Per Kristian Lehre

(This page describes results in the paper Duc-Cuong Dang, Per Kristian Lehre, Self-adaptation of Mutation Rates in Non-elitist Populations, In Proceedings of Parallel Problem Solving from Nature - PPSN XIV, Volume 9921 of the series Lecture Notes in Computer Science pp 803-813. DOI 10.1007/978-3-319-45823-6_75, arXiv:1606.05551 . )

## Introduction

Evolutionary algorithms are robust, nature-inspired optimisation algorithms. But these algorithms come with many parameters, such as the mutation rate. Finding appropriate settings for these parameters via trial and error is often time-consuming and costly. Is it possible to get rid of these parameters by making the algorithm evolve its own parameter settings? This may appear as a far-fetched idea. However, it is interesting to note that genes modifying the rate of mutation occur in real biological organisms, such as the E.coli bacteria (see e.g., LeClerc et al, Science 1996). In a paper co-authored with Duc-Cuong Dang, and presented at the PPSN 2016 conference in Edinburgh, we prove that an evolutionary algorithm which self-adapts its mutation rate can be exponentially faster than static evolutionary algorithms. The time complexity analysis which utilises the so-called level-based theorem is quite involved. This page, therefore, provides an interactive visualisation of the ideas and intuition behind the analysis. The contribution of our paper is not the idea of self-adaptation, but the mathematical proof that it can be beneficial.

## Description of Algorithm

The self-adaptive evolutionary algorithm has a population of individuals. In every generation, a new population of individuals is produced, and the old generation of individuals dies. Each new individual is produced in the same way. The figure below outlines how the algorithm produces a new individual from an existing population of individuals. Individuals reproduce asexually, akin to bacteria. The chromosome of every individual carries an additional gene that encodes a mutation rate. The best of two uniformly selected individuals is selected (i.e.,., tournament selection). The selected parent individual mutates its mutation rate with a fixed probability p. The parent is then replicating, where mutations occur at the new mutation rate. Although the selection mechanism does not take into account the mutation rate, the intuition is that appropriate mutation rates correlated with high fitness. We assume that the algorithm has the choice between two mutation rates, a low mutation rate $$\chi_{\text{low}}$$ and a higher mutation rate $$\chi_{\text{high}}$$. (Please see the paper for the actual values of these parameters.) For comparison, we also consider algorithms that choose mutation rate $$\chi_{\text{low}}$$ with probability 1 (always low mutation rate), with probability 0 (always high mutation rate), or with probability 1/2 (uniform mixing of mutation rates).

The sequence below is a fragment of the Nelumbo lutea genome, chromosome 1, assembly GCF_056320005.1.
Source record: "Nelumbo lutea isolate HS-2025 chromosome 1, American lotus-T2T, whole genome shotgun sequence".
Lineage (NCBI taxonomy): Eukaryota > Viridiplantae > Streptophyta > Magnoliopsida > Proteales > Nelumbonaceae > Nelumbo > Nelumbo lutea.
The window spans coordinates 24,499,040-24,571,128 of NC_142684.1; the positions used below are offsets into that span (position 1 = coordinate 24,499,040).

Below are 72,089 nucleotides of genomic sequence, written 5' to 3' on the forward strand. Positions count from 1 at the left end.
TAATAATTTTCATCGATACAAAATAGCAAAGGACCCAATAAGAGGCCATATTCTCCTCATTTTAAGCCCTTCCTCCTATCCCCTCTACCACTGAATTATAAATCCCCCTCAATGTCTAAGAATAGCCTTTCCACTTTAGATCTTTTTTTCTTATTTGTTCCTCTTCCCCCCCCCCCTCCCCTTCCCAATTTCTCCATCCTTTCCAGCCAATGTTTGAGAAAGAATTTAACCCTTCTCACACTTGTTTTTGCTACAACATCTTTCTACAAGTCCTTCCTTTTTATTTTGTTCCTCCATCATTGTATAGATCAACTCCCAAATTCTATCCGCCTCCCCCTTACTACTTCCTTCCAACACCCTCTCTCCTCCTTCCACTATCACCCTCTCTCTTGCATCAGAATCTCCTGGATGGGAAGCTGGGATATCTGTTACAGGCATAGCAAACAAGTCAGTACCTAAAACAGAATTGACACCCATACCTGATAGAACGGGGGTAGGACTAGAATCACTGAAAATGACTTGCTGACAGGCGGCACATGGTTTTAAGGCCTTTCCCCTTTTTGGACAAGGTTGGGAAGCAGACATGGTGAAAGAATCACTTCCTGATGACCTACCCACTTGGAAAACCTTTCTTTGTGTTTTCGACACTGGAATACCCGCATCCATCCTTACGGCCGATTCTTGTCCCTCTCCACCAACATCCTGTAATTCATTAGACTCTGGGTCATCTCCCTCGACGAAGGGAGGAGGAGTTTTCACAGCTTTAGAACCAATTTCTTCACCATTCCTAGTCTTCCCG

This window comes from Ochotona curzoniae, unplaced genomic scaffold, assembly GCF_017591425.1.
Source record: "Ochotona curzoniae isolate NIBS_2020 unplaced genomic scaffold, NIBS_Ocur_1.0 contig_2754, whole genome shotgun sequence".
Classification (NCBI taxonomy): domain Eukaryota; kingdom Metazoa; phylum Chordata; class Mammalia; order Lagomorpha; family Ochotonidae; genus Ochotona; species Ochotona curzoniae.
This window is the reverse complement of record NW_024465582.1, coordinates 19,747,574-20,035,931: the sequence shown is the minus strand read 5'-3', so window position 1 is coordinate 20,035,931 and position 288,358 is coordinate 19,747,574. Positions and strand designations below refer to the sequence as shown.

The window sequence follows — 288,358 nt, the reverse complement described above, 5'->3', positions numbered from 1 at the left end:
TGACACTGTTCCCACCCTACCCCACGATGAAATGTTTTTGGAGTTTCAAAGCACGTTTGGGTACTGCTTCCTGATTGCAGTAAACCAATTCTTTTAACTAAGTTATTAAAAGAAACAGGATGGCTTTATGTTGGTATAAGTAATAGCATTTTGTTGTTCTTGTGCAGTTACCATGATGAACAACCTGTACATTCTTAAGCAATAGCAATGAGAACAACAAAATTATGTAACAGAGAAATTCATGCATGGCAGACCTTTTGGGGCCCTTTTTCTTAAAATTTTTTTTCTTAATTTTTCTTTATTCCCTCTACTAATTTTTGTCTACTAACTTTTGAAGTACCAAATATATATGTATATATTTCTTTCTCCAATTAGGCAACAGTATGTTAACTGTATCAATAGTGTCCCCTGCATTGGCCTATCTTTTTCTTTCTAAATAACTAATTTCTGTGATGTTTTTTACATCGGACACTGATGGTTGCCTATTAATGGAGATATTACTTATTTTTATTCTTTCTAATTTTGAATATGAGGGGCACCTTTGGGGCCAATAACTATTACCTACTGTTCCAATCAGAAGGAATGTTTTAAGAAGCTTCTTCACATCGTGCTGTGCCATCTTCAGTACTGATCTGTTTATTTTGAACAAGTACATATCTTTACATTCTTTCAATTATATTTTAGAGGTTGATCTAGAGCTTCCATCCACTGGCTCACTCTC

## Runtime on Smooth Fitness Landscape

We first consider the performance of the self-adaptive evolutionary algorithm on the smooth fitness landscape defined below. In this landscape, the fitness of a bitstring of length $$n$$ is the number of leading 1-bits in the bitstring. For example, the bitstring 1100 has fitness 2 and the bitstring 1111 has fitness 4. The table below summarises the results of our analysis on the smooth fitness landscape. Both fixed low mutation and self-adaptation are efficient in this case.

 Control Runtime Comment Fixed $$\chi_{\text{low}}$$ $$\mathcal{O}(n^2)$$ Appropriate balance between mutation rate and selective pressure, leading to polynomial runtime. Fixed $$\chi_{\text{high}}$$ $$e^{\Omega(n)}$$ Mutation rate is too high wrt selective pressure. Runtime is exponential. Uniform mixing $$e^{\Omega(n)}$$ Effective mutation rate is too high wrt selective pressure. Runtime is exponential. Self-adaptation $$\mathcal{O}(n^2)$$ Individuals with too high mutation rates vanish from the population. Remaining individuals optimise problem. Runtime is quadratic.

## Runtime on Peaked Fitness Landscape

The peaked fitness landscape is identical to the smooth landscape, except that the chromosome consisting of all 0-bits has fitness $$m$$, where $$1\lt m\lt n$$. We call the all 0-bitstring the peak in the fitness landscape. All the individuals in the initial population are placed on the peak, and the population must escape the peak to find the optimal search point.

The theoretical results in the table below show that the self-adaptation mechanism has quadratic runtime, while the other mechanisms are exponential (inefficient). Interestingly, the algorithm is inefficient both for fixed mutation rate $$\chi_{\text{low}}$$, and for fixed mutation rate $$\chi_{\text{high}}$$. Control Runtime Comment Fixed $$\chi_{\text{low}}$$ $$e^{\Omega(n)}$$ Most individuals remain on the peak. Too low selective pressure among sub-optimal individuals then leads to exponential runtime. Fixed $$\chi_{\text{high}}$$ $$e^{\Omega(n)}$$ Most individuals fall off the peak, but mutation rate is too high wrt selective pressure to reach the optimum in polynomial time. Uniform mixing $$e^{\Omega(n)}$$ Most individuals fall off the peak, but the effective mutation rate is too high wrt selective pressure, leading to exponential runtime. Self-adaptation $$\mathcal{O}(n^2)$$ Most individuals fall off the peak. Peak individuals do not dominate. A sub-population surviving off the peak switches to the low mutation rate, thus ensuring polynomial runtime.

## Simulation

 Mutation rate Fitness landscape Plot Fixed $$\chi_{\text{low}}$$ Fixed $$\chi_{\text{high}}$$ Uniform mixing Self-adaptive Peaked Smooth Phenotypes Genotypes